On local greens and homegardens and local greens

ResearchBlogging.orgGreat to see two papers by our friends at Bioversity come out in rapid succession recently relating to two project with which I was marginally connected in their early stages back in the 90s. One is on African leafy vegetables (ALV) ((Gotor, E., & Irungu, C. (2010). The impact of Bioversity International’s African Leafy Vegetables programme in Kenya Impact Assessment and Project Appraisal, 28 (1), 41-55 DOI: 10.3152/146155110X488817)), a common subject here. And the other on homegardens ((Galluzzi, G., Eyzaguirre, P., & Negri, V. (2010). Home gardens: neglected hotspots of agro-biodiversity and cultural diversity Biodiversity and Conservation DOI: 10.1007/s10531-010-9919-5)).

The ALV paper tries to measure the impact of the work carried out starting in the mid-90s to identify and address key constraints to production and consumption. This is fairly easy to do in terms of research papers published and MSc degrees awarded, but more tricky when it comes to measuring what ALVs mean to the people who eat them. The authors tried to do this through fieldwork at four sites in Kenya. There’s no doubt there has been an increase in ALV production and marketing during the past 10 years, and a significant change in perceptions about these species, which are no longer considered simply “food for the poor.” Their presence in upmarket Nairobi supermarkets is testament to that. What still needs to be verified is that this is leading to significant nutrition and health benefits.

A particularly poignant aspect of this study was the way it highlighted the importance of one person, the late Prof. James Chewya of the University of Nairobi, in driving the early ALV work, in particular by influencing young researchers to get involved. Jim is still much missed.

The homegardens paper is less specifically tied in to the Bioversity project on this topic which began in the early 90s, being essentially a review of the literature of the past couple of decades. ((You can find a copy of the paper on Bioversity’s shiny new website.)) It rehearses the biological features of homegardens, in particular their complexity and diversity, stresses their cultural and socio-economic importance, and describes how these drive each other. The section on the future of homegardens as loci for research and conservation is especially interesting in its juxtaposition of the somewhat different roles of these intensive micro-environments in developing and high-income countries. ((I’ve removed the references in the following quotations to help the flow.))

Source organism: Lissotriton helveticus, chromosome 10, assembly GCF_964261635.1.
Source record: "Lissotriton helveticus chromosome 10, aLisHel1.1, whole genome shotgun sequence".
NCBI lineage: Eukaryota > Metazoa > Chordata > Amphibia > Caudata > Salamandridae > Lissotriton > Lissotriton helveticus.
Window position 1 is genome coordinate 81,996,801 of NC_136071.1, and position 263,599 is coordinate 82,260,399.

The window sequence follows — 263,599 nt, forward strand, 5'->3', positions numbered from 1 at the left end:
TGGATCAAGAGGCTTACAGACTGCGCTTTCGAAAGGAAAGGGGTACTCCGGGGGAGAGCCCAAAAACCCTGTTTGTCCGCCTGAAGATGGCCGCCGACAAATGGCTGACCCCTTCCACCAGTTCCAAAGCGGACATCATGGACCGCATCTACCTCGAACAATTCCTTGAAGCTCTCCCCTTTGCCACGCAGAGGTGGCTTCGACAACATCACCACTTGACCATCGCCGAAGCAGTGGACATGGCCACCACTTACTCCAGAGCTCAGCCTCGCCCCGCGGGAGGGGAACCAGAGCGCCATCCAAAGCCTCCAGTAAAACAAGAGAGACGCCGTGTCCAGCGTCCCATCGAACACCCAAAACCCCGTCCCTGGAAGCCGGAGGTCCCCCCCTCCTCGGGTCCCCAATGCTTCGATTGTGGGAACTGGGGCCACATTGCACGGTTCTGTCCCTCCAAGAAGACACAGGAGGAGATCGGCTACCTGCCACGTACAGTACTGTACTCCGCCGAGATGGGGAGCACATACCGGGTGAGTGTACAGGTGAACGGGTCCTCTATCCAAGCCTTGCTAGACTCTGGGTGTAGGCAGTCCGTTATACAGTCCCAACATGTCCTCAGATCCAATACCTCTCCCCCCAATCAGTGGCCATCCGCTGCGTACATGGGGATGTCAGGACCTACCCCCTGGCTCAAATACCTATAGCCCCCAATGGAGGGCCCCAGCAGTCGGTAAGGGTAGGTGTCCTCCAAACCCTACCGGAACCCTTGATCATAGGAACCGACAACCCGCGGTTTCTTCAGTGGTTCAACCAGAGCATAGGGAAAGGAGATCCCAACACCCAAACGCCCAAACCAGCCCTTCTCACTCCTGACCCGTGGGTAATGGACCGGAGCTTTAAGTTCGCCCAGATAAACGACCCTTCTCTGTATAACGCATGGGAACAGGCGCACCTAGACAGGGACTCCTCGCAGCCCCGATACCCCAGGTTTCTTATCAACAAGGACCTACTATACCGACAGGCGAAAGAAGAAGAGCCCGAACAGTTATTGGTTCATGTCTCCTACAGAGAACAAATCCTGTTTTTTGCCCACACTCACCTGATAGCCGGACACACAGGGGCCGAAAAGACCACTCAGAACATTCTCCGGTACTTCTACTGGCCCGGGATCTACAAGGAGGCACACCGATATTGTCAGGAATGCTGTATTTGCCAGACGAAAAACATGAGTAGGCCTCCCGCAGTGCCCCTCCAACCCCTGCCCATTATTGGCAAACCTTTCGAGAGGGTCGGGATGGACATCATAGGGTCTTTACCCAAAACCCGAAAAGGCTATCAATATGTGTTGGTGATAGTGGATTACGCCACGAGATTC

In developing countries, the nutritional value of local, neglected horticultural species has been assessed and their cultivation in family gardens promoted to guarantee the intake of vitamins and micro-nutrients aiding in the control of HIV infections and other diseases. Establishment of food producing gardens, often based on local seed systems and traditional crops, in areas of explosive urbanization is becoming an important tool for making cities more sustainable while also providing marginal sectors of the population with working opportunities, healthier food and reinforcing their cultural identity.

Well, couldn’t you say much the same of the situation in the US and Europe?

In high-income countries the growing demand for healthier lifestyles and closer connection with nature has driven a renewed interest towards sustainable agricultural systems and ‘‘traditional’’ food products, capable of connecting consumers to the natural and cultural heritage of a community or a geographical region.

True enough, but the ALV experience in Kenya shows that this trend is not confined to places where Slow Food is active. Surely there is more scope for mutual learning.

If there’s one thing that disappointed me a little in reading through these two papers is the seeming lack of cross-fertilization between them. ALV are increasingly common in urban homegardens in Kenya. It would have been nice to see the lessons learned in the course of these two major projects brought together somehow. Maybe something along those lines is in the offing. I hope so. But that is to quibble. It is wonderful to see undervalued species, and the overlooked micro-environments where they often grow, coming into their own.

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